Skilled pastoral caregiving, Susan Dunlap argues, requires an understanding of the culture of the local congregation where it is practiced. An engaging example par excellence, Caring Cultures looks closely at three very different congregations' responses to the body in times of illness: an African American congregation in the Apostolic Holiness tradition; a Euro-American mainstream Protestant church; and the Latino members in a Roman Catholic parish.
With vivid examples drawn from the author's interviews and observations, this beautifully written book shows how each congregation has developed divergent ways of thinking about the body, habits of responding to it, and understandings of God's response to the body's pain or peril. The author offers unusually rich descriptions of care-giving as it is displayed in these three congregations, integrating both well-explained theory and moving personal stories.
- Told with great immediacy and filled with stories and insights
- Explores a multidimensional approach to healing---"healing" in a larger sense than strictly medical
- Can help caregivers understand patients from other cultures
- Should be read by pastors and by health care workers, social workers, and caregivers of all kinds
- When Faith is Tested, Jeffry Zurheide, 978-0-80062-978-6, Augsburg Fortress Publishers, (Paperback)
- Practicing Theology: Beliefs and Practices in Christian Life, Miroslav Volf, and Dorothy C. Bass, eds., 978-0-80284-931-1, Wm. B. Eerdmans Publishing Company, (Paperback)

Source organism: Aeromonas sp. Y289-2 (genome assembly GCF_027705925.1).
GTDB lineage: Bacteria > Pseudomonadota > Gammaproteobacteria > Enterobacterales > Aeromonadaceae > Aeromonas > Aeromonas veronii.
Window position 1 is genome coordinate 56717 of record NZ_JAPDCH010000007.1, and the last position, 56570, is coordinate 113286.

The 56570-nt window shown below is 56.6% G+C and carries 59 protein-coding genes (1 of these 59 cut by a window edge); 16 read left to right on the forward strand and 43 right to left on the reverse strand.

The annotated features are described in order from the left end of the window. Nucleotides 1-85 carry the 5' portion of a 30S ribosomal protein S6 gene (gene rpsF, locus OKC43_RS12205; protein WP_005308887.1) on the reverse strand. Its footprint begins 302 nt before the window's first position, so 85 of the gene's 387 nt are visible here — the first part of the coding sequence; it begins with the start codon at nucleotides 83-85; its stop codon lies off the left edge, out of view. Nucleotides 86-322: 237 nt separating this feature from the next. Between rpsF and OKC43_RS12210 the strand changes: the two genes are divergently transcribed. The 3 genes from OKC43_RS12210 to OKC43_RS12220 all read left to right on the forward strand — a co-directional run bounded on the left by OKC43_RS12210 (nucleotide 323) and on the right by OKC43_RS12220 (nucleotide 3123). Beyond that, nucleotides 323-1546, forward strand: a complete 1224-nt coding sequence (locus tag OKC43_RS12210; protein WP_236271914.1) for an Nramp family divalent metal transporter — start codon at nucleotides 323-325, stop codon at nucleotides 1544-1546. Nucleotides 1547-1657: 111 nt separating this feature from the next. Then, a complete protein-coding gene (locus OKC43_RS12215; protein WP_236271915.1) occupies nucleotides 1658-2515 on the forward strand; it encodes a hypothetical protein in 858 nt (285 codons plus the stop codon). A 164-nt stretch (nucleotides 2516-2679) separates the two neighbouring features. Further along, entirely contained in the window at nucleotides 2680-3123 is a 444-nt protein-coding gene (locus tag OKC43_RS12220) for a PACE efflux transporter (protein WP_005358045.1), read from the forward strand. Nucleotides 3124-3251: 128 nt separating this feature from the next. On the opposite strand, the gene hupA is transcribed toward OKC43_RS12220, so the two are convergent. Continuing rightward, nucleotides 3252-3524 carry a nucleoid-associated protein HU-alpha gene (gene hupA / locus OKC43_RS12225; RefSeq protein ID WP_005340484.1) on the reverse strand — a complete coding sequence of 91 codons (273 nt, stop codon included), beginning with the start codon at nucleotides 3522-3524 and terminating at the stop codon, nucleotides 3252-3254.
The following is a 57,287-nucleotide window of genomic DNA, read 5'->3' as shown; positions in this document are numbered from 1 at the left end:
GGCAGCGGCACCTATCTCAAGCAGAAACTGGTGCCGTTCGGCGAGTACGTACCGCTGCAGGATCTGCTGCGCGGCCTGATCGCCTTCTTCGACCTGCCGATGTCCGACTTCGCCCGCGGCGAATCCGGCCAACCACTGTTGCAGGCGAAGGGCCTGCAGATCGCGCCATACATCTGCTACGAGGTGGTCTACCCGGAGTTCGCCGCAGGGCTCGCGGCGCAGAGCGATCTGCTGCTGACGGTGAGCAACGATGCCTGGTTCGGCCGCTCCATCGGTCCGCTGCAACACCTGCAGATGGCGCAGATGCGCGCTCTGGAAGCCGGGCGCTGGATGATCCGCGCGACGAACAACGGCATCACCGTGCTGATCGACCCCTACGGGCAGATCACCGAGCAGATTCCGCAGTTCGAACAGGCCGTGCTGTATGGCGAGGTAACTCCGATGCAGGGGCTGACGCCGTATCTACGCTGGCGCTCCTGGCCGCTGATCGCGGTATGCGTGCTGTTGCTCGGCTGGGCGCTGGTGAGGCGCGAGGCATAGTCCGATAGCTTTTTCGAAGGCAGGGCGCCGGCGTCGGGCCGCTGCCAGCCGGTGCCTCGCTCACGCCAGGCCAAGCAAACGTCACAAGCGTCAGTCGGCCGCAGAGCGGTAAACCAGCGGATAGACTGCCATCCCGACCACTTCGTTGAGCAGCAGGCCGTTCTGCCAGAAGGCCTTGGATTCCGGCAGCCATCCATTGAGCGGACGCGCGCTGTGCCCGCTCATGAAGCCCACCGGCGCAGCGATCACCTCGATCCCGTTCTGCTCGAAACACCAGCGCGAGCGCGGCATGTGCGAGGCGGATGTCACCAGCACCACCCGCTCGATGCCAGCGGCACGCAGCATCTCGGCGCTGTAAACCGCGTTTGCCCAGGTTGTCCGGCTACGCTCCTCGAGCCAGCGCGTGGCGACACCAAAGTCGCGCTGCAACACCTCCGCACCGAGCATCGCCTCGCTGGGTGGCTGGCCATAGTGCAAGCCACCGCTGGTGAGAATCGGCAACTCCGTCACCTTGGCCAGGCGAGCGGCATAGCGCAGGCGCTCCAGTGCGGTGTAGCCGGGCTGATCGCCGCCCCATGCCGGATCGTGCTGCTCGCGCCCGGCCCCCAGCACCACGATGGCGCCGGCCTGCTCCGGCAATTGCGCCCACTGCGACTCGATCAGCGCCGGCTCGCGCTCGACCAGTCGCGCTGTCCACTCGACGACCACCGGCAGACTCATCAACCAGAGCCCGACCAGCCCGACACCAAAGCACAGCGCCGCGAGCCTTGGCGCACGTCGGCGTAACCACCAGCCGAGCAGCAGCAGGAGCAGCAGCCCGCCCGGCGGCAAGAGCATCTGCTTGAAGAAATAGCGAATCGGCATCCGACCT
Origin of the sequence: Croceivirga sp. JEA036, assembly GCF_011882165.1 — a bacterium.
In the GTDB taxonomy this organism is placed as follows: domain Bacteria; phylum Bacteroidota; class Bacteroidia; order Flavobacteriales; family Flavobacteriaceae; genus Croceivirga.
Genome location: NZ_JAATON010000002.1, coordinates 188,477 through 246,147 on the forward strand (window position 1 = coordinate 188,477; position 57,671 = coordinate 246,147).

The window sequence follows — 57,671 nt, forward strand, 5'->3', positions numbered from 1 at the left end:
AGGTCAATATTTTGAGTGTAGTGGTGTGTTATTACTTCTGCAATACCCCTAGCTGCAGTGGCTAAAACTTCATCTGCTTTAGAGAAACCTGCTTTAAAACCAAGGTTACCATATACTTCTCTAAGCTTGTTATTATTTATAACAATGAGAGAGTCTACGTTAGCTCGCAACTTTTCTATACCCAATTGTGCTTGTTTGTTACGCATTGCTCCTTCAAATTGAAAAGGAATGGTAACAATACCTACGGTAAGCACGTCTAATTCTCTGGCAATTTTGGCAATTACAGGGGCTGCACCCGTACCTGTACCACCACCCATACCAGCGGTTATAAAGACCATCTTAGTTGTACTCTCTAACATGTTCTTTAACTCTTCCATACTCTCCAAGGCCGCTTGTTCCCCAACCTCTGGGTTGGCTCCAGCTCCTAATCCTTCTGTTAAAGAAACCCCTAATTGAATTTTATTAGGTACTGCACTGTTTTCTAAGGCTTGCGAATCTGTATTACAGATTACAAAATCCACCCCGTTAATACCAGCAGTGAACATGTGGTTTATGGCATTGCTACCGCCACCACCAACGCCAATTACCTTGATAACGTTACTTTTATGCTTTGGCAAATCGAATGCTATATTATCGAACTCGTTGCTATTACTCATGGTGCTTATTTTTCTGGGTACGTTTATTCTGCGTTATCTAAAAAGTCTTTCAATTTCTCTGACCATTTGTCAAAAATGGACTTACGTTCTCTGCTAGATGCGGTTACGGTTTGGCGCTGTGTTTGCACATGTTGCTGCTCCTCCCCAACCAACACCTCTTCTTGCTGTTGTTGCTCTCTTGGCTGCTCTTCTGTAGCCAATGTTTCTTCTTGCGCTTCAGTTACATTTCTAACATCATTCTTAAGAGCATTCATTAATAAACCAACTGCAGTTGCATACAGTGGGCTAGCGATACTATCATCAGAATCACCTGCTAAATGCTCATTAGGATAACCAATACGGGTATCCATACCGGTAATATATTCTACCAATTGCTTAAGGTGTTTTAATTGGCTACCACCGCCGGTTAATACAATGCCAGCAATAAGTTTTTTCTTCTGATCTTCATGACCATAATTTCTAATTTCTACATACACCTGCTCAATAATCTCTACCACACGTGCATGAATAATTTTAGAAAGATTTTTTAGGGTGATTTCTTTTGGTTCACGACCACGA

- The Black Woman's Health Book: Speaking for Ourselves, 2nd ed., Evelyn C. White, 978-1-87806-740-1, Seal Press, (Paperback)
Level: General/Upper level undergraduate
- Pastoral Theology
- Pastoral Care
- Church and Ministry
- American Religious History
- Sociology of Religion
- Religion and Healing
There is much that is wrong with our current pastoral care. Susan Dunlap's insights can help us set that right. She shows how much of our current care giving in the church is culturally bound, limited to the needs of a limited constituency and economically determined. Through study of specific congregations, she challenges many of our inherited patterns of care and thereby encourages us pastoral care givers to expand our vision of care. I found this to be a challenging, helpful, hopeful book.
---- Will Willimon, Bishop, the North Alabama Conference of the United Methodist Church and Visiting Research Professor, Duke Divinity School, Author of Worship as Pastoral Care
Caring Cultures offers profound insight into an ancient and ongoing practice of the Christian life: the care of those who are ill. Through rich portraits of this practice and the beliefs that sustain it in three very different congregations, Susan Dunlap shows how diverse groups of contemporary Americans experience illness, embodiment, mutual support and, ultimately, God. The depth and attentiveness of Dunlap's research, together with the compassion and beauty of her writing, make this book important reading for practical theologians, chaplains, congregational leaders, and others who would deepen their capacity to understand and minister in the midst of suffering.
---- Dorothy C. Bass, Director, Valparaiso Project on the Education and Formation of People in Faith.
TABLE OF CONTENTS
Chapter 1: Introduction
Chapter 2: Healing Waters Apostolic Holiness Church
Chapter 3: Healing Waters' Beliefs-Practices
Chapter 4: First Downtown Church
Chapter 5: First Downtown Church's Beliefs-Practices
Chapter 6: Our Lady of Durham
Chapter 7: Our Lady of Durham's Beliefs-Practices
Chapter 8: A Practical Theology of Care for the Sick